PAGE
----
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Any new small charcoal retorts out there?

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We seem to concur that it is hard to see where the prices charged for small retorts comes from. Has anyone successfully built a decent one? If so was there a significant cost saving or are the prices justified?

 

How many burns would you get out of a retort before it would need replacing? Is there a business case at all (even break even)?

 

The thoughts of anyone who has given it a go would be very much appreciated.

 

I'm inclined to ignore the prices of the current retorts on the market because at the prices being charged, it's not even an option!

 

My definition of a decent retort is one that is;

 

  • affordable
  • a profitable asset
  • reliable
  • fairly easily & readily fixable
  • user friendly
  • as non polluting/ efficient in the burn as possible
  • mobile (or can be fairly simply re-located)

I haven't found anybody achieving that, yet.

But there is hope! :thumbup:

cheers, steve

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My definition of a decent retort is one that is;

 

  • affordable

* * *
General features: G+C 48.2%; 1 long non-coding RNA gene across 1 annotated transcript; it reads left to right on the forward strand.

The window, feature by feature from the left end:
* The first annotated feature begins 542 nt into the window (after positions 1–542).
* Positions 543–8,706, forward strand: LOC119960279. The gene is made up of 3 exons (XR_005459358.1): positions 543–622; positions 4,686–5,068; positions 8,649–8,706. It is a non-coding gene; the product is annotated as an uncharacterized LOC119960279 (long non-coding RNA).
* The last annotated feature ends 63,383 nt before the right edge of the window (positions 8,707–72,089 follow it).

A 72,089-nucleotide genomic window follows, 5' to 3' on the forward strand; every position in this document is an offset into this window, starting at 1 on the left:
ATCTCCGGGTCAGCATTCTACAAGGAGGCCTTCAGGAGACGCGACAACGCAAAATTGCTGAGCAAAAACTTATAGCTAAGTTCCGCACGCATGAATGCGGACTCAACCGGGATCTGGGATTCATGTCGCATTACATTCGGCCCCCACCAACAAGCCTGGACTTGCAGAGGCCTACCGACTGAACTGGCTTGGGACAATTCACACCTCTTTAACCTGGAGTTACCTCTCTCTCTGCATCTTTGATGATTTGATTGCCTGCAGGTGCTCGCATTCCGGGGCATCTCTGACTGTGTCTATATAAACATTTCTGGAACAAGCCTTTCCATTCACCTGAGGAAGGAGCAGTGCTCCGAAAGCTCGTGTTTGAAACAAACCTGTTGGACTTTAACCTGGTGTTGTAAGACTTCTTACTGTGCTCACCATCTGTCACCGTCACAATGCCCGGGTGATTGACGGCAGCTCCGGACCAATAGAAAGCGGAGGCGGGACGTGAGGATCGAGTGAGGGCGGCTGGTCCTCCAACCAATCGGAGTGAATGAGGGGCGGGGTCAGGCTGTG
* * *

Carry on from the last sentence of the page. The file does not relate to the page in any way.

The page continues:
• a profitable asset
  • reliable
  • fairly easily & readily fixable
  • user friendly
  • as non polluting/ efficient in the burn as possible
  • mobile (or can be fairly simply re-located)

 

I think that's a pretty good specification.

 

I must admit, I was originally looking for a retort, to buy or build, but having failed to find one and with my primary purpose being biochar I ended up with the pit (flame curtain) method. It ticks all the boxes above except for being as efficient as possible, produces high yields quickly and actually if fed with suitably dry branch wood it will produce some reasonable quality lump charcoal in the burn, which I screen out.

 

Alec

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I think that's a pretty good specification.

 

I must admit, I was originally looking for a retort, to buy or build, but having failed to find one and with my primary purpose being biochar I ended up with the pit (flame curtain) method. It ticks all the boxes above except for being as efficient as possible, produces high yields quickly and actually if fed with suitably dry branch wood it will produce some reasonable quality lump charcoal in the burn, which I screen out.

 

Alec

 

Hi Alec

 

I do recall your suggesting pit burning in another thread. I did consider doing that but I'm struggling with sending wood burning fumes into our atmosphere..... although equally, I do drive a diesel car and eat meat. :001_huh:

My heads a mess with being greener than thou whilst not really being greener than the average person. I dunno. Maybe I think too much???

cheers, steve

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I think that's a pretty good specification.

 

I must admit, I was originally looking for a retort, to buy or build, but having failed to find one and with my primary purpose being biochar I ended up with the pit (flame curtain) method. It ticks all the boxes above except for being as efficient as possible, produces high yields quickly and actually if fed with suitably dry branch wood it will produce some reasonable quality lump charcoal in the burn, which I screen out.

 

Alec